Thomas Baker (September 14, 1656, Lanchester, Durham – July 2, 1740), English antiquarian, was the grandson of Colonel Baker of Crook, Durham, who won fame in the English Civil War by his defence of Newcastle upon Tyne against the Scots. Thomas was educated at the free school at Durham, and went on to St John's College, Cambridge, where he later obtained a fellowship. Lord Crew, bishop of Durham, collated him to the rectory of Long Newton in his diocese in 1687, and intended to give him that of Sedgefield with a prebend had not Baker incurred his displeasure by refusing to read James II's Declaration of Indulgence. The bishop who himself was afterwards specially excepted from William III's Act of Indemnity.
Baker, though he had opposed James, refused to take the oaths to William; he resigned Long Newton on 1 August, 1690, and retired to St John’s, in which he was protected till January 20 1716/1717, when he and twenty-one others were deprived of their fellowships. After the passing of the Registering Act in 1723, he could not be made to comply with its requirements by registering his annuity of £40, although that annuity, together with £20 per annum from his elder brother's collieries, was now his only income. Resentful of the injuries he had suffered, he inscribed himself in all his own books, as well as in those which he gave to the college library, socius ejectus, and in some rector ejectus. He continued to live in the college as commoner-master till his sudden death from apoplexy.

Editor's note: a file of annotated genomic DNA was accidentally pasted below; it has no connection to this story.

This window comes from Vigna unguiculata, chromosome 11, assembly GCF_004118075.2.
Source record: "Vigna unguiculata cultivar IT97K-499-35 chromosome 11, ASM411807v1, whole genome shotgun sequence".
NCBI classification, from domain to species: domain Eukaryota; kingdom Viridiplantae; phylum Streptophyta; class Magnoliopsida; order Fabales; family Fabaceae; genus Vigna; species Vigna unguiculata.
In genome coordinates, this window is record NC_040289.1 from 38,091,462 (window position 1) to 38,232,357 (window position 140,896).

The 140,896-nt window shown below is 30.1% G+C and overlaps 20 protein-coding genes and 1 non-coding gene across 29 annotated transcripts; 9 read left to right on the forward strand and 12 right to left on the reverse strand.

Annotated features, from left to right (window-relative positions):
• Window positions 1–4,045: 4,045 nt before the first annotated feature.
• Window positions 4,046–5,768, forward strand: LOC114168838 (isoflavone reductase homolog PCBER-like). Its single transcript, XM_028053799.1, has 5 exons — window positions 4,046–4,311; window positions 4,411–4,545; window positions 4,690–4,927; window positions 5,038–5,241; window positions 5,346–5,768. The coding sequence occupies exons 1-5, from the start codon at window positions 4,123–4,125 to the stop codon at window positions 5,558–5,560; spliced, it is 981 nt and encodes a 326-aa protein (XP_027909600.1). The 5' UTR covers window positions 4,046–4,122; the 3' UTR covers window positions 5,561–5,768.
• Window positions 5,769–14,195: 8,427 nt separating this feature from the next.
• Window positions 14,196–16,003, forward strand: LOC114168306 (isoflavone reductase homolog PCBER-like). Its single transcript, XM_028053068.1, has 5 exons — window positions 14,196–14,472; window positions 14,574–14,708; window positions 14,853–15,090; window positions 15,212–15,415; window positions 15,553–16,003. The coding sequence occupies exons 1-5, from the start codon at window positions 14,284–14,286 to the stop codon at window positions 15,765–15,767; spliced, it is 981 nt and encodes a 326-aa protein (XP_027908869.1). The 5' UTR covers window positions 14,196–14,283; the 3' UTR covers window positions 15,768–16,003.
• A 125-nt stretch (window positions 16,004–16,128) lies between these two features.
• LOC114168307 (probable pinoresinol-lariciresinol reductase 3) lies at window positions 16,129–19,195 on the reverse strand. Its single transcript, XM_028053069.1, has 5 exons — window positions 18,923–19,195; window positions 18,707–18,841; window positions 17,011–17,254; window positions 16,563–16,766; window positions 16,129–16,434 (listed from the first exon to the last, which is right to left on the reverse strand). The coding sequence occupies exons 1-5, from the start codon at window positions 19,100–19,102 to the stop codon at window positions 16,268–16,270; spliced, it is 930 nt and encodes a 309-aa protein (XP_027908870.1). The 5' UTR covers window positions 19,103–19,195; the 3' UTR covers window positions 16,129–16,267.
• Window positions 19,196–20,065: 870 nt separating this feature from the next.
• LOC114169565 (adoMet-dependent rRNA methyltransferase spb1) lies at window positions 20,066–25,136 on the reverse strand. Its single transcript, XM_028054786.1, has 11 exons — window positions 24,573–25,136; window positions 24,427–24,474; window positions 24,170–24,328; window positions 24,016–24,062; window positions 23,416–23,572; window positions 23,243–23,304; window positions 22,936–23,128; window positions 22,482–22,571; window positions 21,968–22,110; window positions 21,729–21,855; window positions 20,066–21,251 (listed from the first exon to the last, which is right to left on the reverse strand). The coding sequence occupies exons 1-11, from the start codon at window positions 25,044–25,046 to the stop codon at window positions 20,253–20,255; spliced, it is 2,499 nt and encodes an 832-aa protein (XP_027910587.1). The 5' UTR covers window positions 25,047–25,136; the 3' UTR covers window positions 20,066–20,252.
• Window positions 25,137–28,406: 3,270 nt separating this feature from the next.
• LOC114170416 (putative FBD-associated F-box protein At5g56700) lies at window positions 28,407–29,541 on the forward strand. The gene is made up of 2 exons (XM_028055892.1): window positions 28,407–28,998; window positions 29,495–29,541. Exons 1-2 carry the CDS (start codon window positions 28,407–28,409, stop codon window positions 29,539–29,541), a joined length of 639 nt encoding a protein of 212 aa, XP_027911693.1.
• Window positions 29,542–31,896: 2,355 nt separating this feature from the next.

All his valuable books and manuscripts were bequeathed to the university. The only works he published were Reflections on Learning, showing the Insufficiency thereof in its several particulars, in order to evince the usefulness and necessity of Revelation (London, 1709—1710) and the preface to Bishop Fisher's Funeral Sermon for Margaret, Countess of Richmond and Derby (1708)—both without his name. His valuable manuscript collections relative to the history and antiquities of the university of Cambridge, amounting to 39 volumes in folio and three in quarto, are divided between the British Museum and the public library at Cambridge—the former possessing twenty-three volumes, the latter sixteen in folio and three in quarto.